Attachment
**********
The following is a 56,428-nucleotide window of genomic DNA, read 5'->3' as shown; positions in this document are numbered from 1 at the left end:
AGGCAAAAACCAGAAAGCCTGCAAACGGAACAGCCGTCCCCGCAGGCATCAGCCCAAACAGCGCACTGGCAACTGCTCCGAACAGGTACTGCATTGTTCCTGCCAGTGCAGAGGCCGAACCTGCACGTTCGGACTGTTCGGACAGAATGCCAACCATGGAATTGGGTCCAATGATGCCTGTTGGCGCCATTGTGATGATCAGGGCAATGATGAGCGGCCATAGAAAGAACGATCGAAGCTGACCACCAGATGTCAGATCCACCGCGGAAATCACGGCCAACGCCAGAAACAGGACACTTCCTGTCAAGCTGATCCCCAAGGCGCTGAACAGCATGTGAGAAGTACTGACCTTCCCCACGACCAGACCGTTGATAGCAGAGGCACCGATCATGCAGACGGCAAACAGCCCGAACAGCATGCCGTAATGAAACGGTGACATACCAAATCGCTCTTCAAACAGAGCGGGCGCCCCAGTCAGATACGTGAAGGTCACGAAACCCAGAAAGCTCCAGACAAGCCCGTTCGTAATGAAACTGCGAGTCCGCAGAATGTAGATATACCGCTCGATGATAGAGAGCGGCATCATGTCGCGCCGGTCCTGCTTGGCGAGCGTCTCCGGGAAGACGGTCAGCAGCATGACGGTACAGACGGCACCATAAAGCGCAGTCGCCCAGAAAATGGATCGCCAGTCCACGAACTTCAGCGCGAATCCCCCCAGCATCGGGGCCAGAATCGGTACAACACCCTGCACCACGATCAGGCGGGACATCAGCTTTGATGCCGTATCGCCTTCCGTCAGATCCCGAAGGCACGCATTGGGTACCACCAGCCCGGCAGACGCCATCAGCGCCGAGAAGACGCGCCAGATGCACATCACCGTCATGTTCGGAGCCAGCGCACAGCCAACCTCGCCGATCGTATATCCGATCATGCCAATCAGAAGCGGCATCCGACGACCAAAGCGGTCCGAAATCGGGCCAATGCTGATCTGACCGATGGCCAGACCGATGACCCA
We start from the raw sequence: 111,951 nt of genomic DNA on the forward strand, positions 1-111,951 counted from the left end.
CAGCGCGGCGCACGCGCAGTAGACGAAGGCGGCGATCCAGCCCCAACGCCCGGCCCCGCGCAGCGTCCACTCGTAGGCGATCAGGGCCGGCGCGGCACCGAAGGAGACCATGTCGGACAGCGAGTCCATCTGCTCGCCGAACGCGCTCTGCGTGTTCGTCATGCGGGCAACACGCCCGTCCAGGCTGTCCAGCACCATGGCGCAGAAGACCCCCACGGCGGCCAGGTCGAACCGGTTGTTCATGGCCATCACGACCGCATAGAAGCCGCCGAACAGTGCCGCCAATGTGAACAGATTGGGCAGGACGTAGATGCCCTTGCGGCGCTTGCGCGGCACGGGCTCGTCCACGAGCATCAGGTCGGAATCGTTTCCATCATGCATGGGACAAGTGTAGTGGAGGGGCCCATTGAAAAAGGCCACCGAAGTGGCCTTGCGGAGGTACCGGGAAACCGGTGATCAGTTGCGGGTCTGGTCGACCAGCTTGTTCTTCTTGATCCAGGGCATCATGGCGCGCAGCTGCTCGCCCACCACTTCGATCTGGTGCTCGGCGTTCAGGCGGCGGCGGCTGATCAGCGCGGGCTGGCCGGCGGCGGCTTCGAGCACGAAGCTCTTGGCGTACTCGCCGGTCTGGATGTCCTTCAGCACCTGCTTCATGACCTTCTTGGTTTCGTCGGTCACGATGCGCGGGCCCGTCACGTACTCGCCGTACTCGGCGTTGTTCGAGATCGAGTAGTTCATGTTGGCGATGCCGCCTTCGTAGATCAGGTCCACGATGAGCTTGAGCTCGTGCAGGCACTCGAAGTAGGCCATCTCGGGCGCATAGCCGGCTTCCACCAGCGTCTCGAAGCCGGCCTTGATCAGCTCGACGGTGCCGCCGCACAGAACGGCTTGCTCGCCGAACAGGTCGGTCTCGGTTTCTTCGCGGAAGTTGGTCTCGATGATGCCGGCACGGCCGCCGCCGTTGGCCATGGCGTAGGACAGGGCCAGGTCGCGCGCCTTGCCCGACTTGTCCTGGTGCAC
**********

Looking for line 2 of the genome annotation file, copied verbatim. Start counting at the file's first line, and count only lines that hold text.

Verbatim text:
AGGCAAAAACCAGAAAGCCTGCAAACGGAACAGCCGTCCCCGCAGGCATCAGCCCAAACAGCGCACTGGCAACTGCTCCGAACAGGTACTGCATTGTTCCTGCCAGTGCAGAGGCCGAACCTGCACGTTCGGACTGTTCGGACAGAATGCCAACCATGGAATTGGGTCCAATGATGCCTGTTGGCGCCATTGTGATGATCAGGGCAATGATGAGCGGCCATAGAAAGAACGATCGAAGCTGACCACCAGATGTCAGATCCACCGCGGAAATCACGGCCAACGCCAGAAACAGGACACTTCCTGTCAAGCTGATCCCCAAGGCGCTGAACAGCATGTGAGAAGTACTGACCTTCCCCACGACCAGACCGTTGATAGCAGAGGCACCGATCATGCAGACGGCAAACAGCCCGAACAGCATGCCGTAATGAAACGGTGACATACCAAATCGCTCTTCAAACAGAGCGGGCGCCCCAGTCAGATACGTGAAGGTCACGAAACCCAGAAAGCTCCAGACAAGCCCGTTCGTAATGAAACTGCGAGTCCGCAGAATGTAGATATACCGCTCGATGATAGAGAGCGGCATCATGTCGCGCCGGTCCTGCTTGGCGAGCGTCTCCGGGAAGACGGTCAGCAGCATGACGGTACAGACGGCACCATAAAGCGCAGTCGCCCAGAAAATGGATCGCCAGTCCACGAACTTCAGCGCGAATCCCCCCAGCATCGGGGCCAGAATCGGTACAACACCCTGCACCACGATCAGGCGGGACATCAGCTTTGATGCCGTATCGCCTTCCGTCAGATCCCGAAGGCACGCATTGGGTACCACCAGCCCGGCAGACGCCATCAGCGCCGAGAAGACGCGCCAGATGCACATCACCGTCATGTTCGGAGCCAGCGCACAGCCAACCTCGCCGATCGTATATCCGATCATGCCAATCAGAAGCGGCATCCGACGACCAAAGCGGTCCGAAATCGGGCCAATGCTGATCTGACCGATGGCCAGACCGATGACCCA